By Catherine Herridge, Pamela Browne, ,
Published October 18, 2016
FBI interview summaries and notes, provided late Friday to the House Government Oversight and Intelligence Committees, contain allegations of a "quid pro quo" between a senior State Department executive and FBI agents during the Hillary Clinton email investigation, two congressional sources told Fox News.
"This is a flashing red light of potential criminality," Republican Rep. Jason Chaffetz of Utah, who has been briefed on the FBI interviews, told Fox News.
He said "there was an alleged quid pro quo” involving Undersecretary for Management Patrick Kennedy and the FBI “over at least one classified email.”
“In return for altering the classification, the possibility of additional slots for the FBI at missions overseas was discussed,” Chaffetz said.
As Fox News previously reported, interviews released earlier this month, known as 302s, reveal the serious allegation that Kennedy applied pressure to subordinates to change classified email codes so they would be shielded from Congress and the public. Fox News was told as far back as August 2015 that Kennedy was running interference on Capitol Hill. But Kennedy, in his FBI interview on Dec. 21, 2015, “categorically rejected” allegations of classified code tampering.
Chaffetz has not read the new documents, which include classified records that must be read in a security facility. But based on a briefing from staffers, Chaffetz said there are grounds for at least "four hearings" after the recess. Chaffetz, who is currently out of town campaigning, said allegations came from witnesses though there is some conflict in the record.
"Both myself and Chairman Devin Nunes of the House Permanent Select Committee on Intelligence are infuriated by what we have heard," he added.
"Left to their own devices the FBI would never have provided these [records] to Congress and waited until the last minute. This is the third batch because [the FBI] didn’t think they were relevant," Chaffetz said.
The second congressional source backed the assessment, and both added that they expect the FBI interviews will be released as early as Monday as part of ongoing FOIA requests.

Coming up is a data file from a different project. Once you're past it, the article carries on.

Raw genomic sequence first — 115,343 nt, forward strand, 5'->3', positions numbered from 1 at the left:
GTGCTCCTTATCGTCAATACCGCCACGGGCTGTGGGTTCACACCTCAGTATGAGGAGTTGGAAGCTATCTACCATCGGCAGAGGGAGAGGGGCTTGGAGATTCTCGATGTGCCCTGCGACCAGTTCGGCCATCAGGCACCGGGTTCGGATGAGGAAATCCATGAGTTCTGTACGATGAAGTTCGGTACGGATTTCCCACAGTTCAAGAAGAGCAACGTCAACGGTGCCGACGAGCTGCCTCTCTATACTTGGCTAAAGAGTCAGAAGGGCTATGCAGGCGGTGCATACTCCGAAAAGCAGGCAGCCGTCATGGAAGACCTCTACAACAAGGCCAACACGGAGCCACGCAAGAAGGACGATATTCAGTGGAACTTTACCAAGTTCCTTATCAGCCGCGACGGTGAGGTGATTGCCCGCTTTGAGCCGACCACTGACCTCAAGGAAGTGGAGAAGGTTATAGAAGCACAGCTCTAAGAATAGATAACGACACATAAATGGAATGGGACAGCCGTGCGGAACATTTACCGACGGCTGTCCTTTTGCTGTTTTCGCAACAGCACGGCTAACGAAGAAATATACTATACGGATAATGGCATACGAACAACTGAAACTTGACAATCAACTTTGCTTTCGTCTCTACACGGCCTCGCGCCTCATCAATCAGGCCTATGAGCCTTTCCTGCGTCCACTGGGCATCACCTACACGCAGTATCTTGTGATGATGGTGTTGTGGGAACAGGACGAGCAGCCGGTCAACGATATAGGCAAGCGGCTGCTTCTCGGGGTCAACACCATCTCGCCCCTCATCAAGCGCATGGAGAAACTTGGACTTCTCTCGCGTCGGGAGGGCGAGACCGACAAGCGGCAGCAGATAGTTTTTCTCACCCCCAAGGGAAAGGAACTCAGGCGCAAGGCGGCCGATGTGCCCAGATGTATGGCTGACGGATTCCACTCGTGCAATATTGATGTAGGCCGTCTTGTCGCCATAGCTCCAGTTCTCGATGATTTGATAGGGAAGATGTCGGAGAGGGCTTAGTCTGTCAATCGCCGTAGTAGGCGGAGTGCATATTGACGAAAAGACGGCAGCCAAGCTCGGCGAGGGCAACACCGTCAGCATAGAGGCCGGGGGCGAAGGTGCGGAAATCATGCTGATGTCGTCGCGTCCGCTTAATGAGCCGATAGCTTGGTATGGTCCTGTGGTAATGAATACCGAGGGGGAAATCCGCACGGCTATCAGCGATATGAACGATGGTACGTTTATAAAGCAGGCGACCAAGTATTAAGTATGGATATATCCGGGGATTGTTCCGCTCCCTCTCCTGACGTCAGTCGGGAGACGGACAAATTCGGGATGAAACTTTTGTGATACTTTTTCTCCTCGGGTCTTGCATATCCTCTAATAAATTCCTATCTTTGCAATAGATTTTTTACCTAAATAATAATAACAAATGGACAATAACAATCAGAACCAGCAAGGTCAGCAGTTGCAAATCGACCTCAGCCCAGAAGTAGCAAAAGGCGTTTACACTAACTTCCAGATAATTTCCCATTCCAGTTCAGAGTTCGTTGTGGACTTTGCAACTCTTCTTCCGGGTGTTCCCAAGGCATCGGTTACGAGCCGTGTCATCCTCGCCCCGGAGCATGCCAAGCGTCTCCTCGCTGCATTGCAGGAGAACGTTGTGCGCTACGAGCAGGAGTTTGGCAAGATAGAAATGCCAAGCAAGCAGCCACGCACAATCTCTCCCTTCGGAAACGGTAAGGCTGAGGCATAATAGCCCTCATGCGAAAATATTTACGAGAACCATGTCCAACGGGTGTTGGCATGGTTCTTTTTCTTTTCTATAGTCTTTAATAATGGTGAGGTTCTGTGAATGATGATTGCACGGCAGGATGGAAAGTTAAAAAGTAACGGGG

A spokesperson at the FBI provided a lengthy statement to Fox Saturday night -- disputing Chaffetz's characterization and stating that, while the conversation did happen, the two issues discussed were not connected. The FBI's statement is below:
"Prior to the initiation of the FBI’s investigation of former Secretary Clinton’s personal email server, the FBI was asked to review and make classification determinations on FBI emails and information which were being produced by the State Department pursuant to FOIA. The FBI determined that one such email was classified at the Secret level. A senior State Department official requested the FBI re-review that email to determine whether it was in fact classified or whether it might be protected from release under a different FOIA exemption. A now-retired FBI official, who was not part of the subsequent Clinton investigation, told the State Department official that they would look into the matter. Having been previously unsuccessful in attempts to speak with the senior State official, during the same conversation, the FBI official asked the State Department official if they would address a pending, unaddressed FBI request for space for additional FBI employees assigned abroad. Following the call, the FBI official consulted with a senior FBI executive responsible for determining the classification of the material and determined the email was in fact appropriately classified at the Secret level. The FBI official subsequently told the senior State official that the email was appropriately classified at the Secret level and that the FBI would not change the classification of the email. The classification of the email was not changed, and it remains classified today. Although there was never a quid pro quo, these allegations were nonetheless referred to the appropriate officials for review."
The State Department provided a response Sunday but it did not directly address the alleged discussion of more overseas postings for FBI agents.
“This allegation is inaccurate and does not align with the facts,” State Department Deputy Spokesperson Mark Toner said. “To be clear: the State Department did upgrade the document at the request of the FBI when we released it back in May 2015.”